When I started work back in 1980, we called figs fig bushes, not fig trees. They invariably died back to the ground every other year or so, so they never grew very tall. Times have changed and we have fig trees all over Arkansas, with our northern counties still getting some die back with cold winters.
At least here in central Arkansas, this is a banner year for fig trees. They are absolutely loaded with figs.
I have so many that I can easily share some of the higher ones I can't easily reach with the birds. The other night I saw my fig on the deck swaying. Upon closer inspection I found a large possum trying to eat his fill.
We hosed him off.
I am harvesting 15-20 figs a day from my three small trees, and there are more to come.
A massive tree like this one can produce thousands of figs--enough to go into fig jam business!
I really like figs, but I need something to cut the sweet. One of my favorite ways to eat them is sliced in half with a little blue cheese and a half a walnut added in. I have also been experimenting with other dishes, from a fig balsamic glaze to figs thrown in with my peach tart,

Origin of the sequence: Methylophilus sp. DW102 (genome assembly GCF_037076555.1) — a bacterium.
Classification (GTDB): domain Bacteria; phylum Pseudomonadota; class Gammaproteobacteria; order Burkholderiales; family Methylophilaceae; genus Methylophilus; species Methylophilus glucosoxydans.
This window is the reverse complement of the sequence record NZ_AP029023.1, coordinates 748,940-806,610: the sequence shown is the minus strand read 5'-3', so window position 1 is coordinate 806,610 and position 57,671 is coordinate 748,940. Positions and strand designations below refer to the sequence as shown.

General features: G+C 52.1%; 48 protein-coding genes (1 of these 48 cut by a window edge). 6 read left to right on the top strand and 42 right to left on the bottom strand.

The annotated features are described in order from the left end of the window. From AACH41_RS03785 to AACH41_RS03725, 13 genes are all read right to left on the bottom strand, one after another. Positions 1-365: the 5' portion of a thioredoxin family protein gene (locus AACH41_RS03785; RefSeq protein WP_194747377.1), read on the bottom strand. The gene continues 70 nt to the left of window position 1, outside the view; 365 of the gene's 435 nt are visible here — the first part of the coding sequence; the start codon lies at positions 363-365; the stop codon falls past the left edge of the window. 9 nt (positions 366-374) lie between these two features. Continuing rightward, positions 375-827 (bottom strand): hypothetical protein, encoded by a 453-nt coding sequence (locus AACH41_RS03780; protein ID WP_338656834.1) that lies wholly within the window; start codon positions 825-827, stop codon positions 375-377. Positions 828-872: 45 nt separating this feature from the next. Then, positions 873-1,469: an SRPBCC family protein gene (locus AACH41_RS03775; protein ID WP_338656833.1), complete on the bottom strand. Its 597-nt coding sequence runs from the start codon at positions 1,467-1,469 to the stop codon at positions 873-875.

and an interesting combination of carmelized figs with brown butter
and crispy prosciutto
It was really good, and even Clay liked it!
Figs like at least 6 hours of sun a day but can do better with even more. We used to recommend placing them in a somewhat sheltered spot here in central Arkansas for winter protection, but that isn't necessary anymore--in the northern tier, that would still be a good idea. Even if they get frozen back they can produce figs, since they bear fruit on the new growth. If they get killed to the ground, fig production will be limited as they have to spend a lot of energy growing back.
Figs also like ample moisture. If they get dry, instead of shedding leaves to protect fruit, they drop fruit. There are numerous varieties of figs on the market, but the two most common you see are Brown Turkey and Celeste. I got two of mine from MG plant sales and one from a nursery and all are supposedly Brown Turkey, but the fruit size varies just a bit. Figs are self-fruitful, so you just need one. The fruit is perishable, so you don't see them sold at grocery stores very often unless they are dried figs, but I have seen some at farmers markets.